- About Us
- Local Savings
- Green Editions
- Legal Notices
- Weekly Ads
Connect with Us
City will spend half-million on I-5 search
By ERICA HALL
City officials are moving forward with a $500,000, 15-month study to see if theres a way to improve access from Interstate 5 into downtown Federal Way.
The focus is on possible improvement to existing exits or construction of a new one between South 348th and South 272nd streets.
Last month, the city awarded a consulting contract to CH2M Hill to help the city with the study process. CH2M Hill consultants have worked with the city on other projects, including the triangular convergence of Interstate 5 and state routes 161 and 18 and the Pacific Highway South improvement project.
City staff and CH2M Hill will prepare a report explaining the work for a City Council study session in mid-January.
The council agreed to allocate money for the study last July, though council members Linda Kochmar and Dean McColgan were initially reluctant to spend so much. They said then they wanted to see if other governments or agencies would be able to participate in the project to offset the cost.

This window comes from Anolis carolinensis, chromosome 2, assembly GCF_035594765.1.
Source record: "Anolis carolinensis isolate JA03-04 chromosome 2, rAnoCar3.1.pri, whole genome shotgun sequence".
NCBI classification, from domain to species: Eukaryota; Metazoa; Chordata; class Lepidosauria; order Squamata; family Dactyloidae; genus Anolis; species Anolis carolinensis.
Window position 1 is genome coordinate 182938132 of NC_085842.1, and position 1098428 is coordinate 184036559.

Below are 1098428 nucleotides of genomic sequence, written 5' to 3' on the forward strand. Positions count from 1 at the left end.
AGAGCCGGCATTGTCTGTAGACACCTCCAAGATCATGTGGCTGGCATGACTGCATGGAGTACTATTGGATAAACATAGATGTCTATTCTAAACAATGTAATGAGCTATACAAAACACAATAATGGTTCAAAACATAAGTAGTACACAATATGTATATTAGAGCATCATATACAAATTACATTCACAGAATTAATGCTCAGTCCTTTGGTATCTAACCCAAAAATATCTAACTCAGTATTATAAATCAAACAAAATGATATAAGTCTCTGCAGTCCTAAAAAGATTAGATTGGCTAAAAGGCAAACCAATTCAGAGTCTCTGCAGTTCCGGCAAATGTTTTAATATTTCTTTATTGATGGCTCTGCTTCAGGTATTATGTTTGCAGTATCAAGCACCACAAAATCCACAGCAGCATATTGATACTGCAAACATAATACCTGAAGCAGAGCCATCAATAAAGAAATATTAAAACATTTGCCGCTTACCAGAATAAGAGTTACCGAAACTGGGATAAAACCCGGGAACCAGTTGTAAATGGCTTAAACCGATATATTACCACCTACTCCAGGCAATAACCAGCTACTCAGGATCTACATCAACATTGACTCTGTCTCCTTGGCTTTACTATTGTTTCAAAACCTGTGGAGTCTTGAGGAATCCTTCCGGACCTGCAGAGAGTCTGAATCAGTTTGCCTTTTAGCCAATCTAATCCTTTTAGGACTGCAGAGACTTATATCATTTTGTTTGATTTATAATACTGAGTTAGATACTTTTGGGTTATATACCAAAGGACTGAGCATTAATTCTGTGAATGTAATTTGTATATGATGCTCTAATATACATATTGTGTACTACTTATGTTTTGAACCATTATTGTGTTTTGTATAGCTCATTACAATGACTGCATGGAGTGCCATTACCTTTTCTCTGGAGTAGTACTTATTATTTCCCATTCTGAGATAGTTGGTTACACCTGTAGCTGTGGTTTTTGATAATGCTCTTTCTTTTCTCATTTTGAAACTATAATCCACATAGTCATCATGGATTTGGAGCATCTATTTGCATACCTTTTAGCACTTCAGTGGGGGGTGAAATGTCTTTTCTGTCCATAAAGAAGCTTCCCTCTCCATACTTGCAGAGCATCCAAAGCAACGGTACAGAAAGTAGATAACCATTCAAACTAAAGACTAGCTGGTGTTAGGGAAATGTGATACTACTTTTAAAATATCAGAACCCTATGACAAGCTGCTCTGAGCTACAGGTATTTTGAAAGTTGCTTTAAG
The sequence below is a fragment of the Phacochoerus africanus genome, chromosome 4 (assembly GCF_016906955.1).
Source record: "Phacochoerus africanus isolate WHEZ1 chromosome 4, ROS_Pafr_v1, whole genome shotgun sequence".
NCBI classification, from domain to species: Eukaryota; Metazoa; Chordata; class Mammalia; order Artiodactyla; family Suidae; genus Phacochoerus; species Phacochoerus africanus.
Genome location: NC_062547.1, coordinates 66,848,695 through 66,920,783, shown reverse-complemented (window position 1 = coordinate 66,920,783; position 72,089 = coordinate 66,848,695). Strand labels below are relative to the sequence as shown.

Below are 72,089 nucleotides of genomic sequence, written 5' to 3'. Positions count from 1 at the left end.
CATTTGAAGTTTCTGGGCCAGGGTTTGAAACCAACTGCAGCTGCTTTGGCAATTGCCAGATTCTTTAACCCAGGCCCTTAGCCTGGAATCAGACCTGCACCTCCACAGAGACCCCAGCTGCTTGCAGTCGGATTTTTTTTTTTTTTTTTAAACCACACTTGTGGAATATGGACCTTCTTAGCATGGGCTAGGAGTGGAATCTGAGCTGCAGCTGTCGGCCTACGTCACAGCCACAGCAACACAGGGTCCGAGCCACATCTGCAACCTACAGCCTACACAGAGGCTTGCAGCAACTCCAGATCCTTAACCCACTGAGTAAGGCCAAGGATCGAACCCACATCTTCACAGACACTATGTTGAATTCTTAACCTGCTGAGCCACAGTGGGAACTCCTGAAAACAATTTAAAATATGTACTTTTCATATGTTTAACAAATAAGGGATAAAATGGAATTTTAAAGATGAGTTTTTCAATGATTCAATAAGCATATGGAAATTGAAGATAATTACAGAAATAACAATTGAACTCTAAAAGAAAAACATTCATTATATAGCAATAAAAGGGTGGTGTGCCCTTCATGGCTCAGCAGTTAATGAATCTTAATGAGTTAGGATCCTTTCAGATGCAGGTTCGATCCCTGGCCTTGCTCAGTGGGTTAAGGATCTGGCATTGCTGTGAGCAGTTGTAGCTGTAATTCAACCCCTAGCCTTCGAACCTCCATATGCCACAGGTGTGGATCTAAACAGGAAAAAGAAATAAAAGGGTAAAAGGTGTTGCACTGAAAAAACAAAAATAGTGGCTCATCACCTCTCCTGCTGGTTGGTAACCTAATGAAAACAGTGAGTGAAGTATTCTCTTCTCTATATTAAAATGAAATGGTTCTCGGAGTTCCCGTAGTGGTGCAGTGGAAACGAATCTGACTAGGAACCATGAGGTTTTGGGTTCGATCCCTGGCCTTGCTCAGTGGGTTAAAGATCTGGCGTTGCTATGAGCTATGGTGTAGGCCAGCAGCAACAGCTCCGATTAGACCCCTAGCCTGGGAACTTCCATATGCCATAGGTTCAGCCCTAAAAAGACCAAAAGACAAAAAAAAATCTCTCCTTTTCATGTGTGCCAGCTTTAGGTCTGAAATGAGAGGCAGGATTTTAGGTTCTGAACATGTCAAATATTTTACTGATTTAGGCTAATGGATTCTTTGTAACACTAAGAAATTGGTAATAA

If the study produces a potential access site, the city will send a report identifying the site to the state Department of Transportation and then the Federal Highway Administration for approval.
All together, the process could take another decade, which is why some city staff and council members said the study should start now.
South 320th Street is already at capacity during peak retail times, city traffic engineers said. The DOT has classified Interstate 5 south of 320th as a high-accident corridor and the South 320th interchange as a high-accident location.
About 60,000 vehicles a day use South 320th, according to city staff, and the nearly always-congested road is approaching capacity for a six-lane arterial.
At a Land Use and Transportation Committee Dec. 15, Councilman Jack Dovey said he had lingering questions about the study, particularly regarding how much additional money the city would have to spend if the study identifies a viable solution.
How do we know were successful, or do we have to wait 14 months to know? he asked. And, if its successful, do we have to pay more for environmental work and construction, he added.
If more money will be necessary, he said, he wants the council to consider it during the upcoming biennial budget process.
Staff writer Erica Hall: 925-5565, email@example.com